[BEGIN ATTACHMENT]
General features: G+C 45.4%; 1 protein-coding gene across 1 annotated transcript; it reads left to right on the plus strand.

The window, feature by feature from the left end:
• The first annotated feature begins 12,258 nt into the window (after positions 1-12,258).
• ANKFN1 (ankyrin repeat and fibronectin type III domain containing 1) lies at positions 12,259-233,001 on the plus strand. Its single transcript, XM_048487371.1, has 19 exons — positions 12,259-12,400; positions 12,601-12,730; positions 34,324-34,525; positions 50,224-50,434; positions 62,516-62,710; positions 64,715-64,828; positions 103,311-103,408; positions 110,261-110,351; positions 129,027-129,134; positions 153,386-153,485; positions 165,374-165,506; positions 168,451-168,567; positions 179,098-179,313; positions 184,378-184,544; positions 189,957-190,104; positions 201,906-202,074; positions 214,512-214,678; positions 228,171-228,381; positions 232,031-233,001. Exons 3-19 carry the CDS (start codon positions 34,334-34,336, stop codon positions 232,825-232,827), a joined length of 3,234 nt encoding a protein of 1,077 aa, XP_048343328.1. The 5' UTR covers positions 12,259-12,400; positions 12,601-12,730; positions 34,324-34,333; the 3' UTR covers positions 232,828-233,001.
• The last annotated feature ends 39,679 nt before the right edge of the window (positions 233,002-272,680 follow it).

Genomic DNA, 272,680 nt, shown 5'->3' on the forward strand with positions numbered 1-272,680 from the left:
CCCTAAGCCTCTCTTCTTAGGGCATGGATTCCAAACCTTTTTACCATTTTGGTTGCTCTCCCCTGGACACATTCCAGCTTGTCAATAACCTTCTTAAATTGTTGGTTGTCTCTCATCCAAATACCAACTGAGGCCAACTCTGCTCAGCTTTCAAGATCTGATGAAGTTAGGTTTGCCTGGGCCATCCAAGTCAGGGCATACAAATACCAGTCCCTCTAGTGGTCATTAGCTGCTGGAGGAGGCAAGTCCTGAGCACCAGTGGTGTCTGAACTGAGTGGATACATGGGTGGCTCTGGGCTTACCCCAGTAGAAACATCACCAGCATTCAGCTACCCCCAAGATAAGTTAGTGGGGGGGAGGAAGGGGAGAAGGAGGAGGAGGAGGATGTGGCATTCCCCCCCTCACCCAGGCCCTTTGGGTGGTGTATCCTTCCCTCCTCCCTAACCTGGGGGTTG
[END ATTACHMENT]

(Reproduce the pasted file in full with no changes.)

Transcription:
General features: G+C 45.4%; 1 protein-coding gene across 1 annotated transcript; it reads left to right on the plus strand.

The window, feature by feature from the left end:
• The first annotated feature begins 12,258 nt into the window (after positions 1-12,258).
• ANKFN1 (ankyrin repeat and fibronectin type III domain containing 1) lies at positions 12,259-233,001 on the plus strand. Its single transcript, XM_048487371.1, has 19 exons — positions 12,259-12,400; positions 12,601-12,730; positions 34,324-34,525; positions 50,224-50,434; positions 62,516-62,710; positions 64,715-64,828; positions 103,311-103,408; positions 110,261-110,351; positions 129,027-129,134; positions 153,386-153,485; positions 165,374-165,506; positions 168,451-168,567; positions 179,098-179,313; positions 184,378-184,544; positions 189,957-190,104; positions 201,906-202,074; positions 214,512-214,678; positions 228,171-228,381; positions 232,031-233,001. Exons 3-19 carry the CDS (start codon positions 34,334-34,336, stop codon positions 232,825-232,827), a joined length of 3,234 nt encoding a protein of 1,077 aa, XP_048343328.1. The 5' UTR covers positions 12,259-12,400; positions 12,601-12,730; positions 34,324-34,333; the 3' UTR covers positions 232,828-233,001.
• The last annotated feature ends 39,679 nt before the right edge of the window (positions 233,002-272,680 follow it).

Genomic DNA, 272,680 nt, shown 5'->3' on the forward strand with positions numbered 1-272,680 from the left:
CCCTAAGCCTCTCTTCTTAGGGCATGGATTCCAAACCTTTTTACCATTTTGGTTGCTCTCCCCTGGACACATTCCAGCTTGTCAATAACCTTCTTAAATTGTTGGTTGTCTCTCATCCAAATACCAACTGAGGCCAACTCTGCTCAGCTTTCAAGATCTGATGAAGTTAGGTTTGCCTGGGCCATCCAAGTCAGGGCATACAAATACCAGTCCCTCTAGTGGTCATTAGCTGCTGGAGGAGGCAAGTCCTGAGCACCAGTGGTGTCTGAACTGAGTGGATACATGGGTGGCTCTGGGCTTACCCCAGTAGAAACATCACCAGCATTCAGCTACCCCCAAGATAAGTTAGTGGGGGGGAGGAAGGGGAGAAGGAGGAGGAGGAGGATGTGGCATTCCCCCCCTCACCCAGGCCCTTTGGGTGGTGTATCCTTCCCTCCTCCCTAACCTGGGGGTTG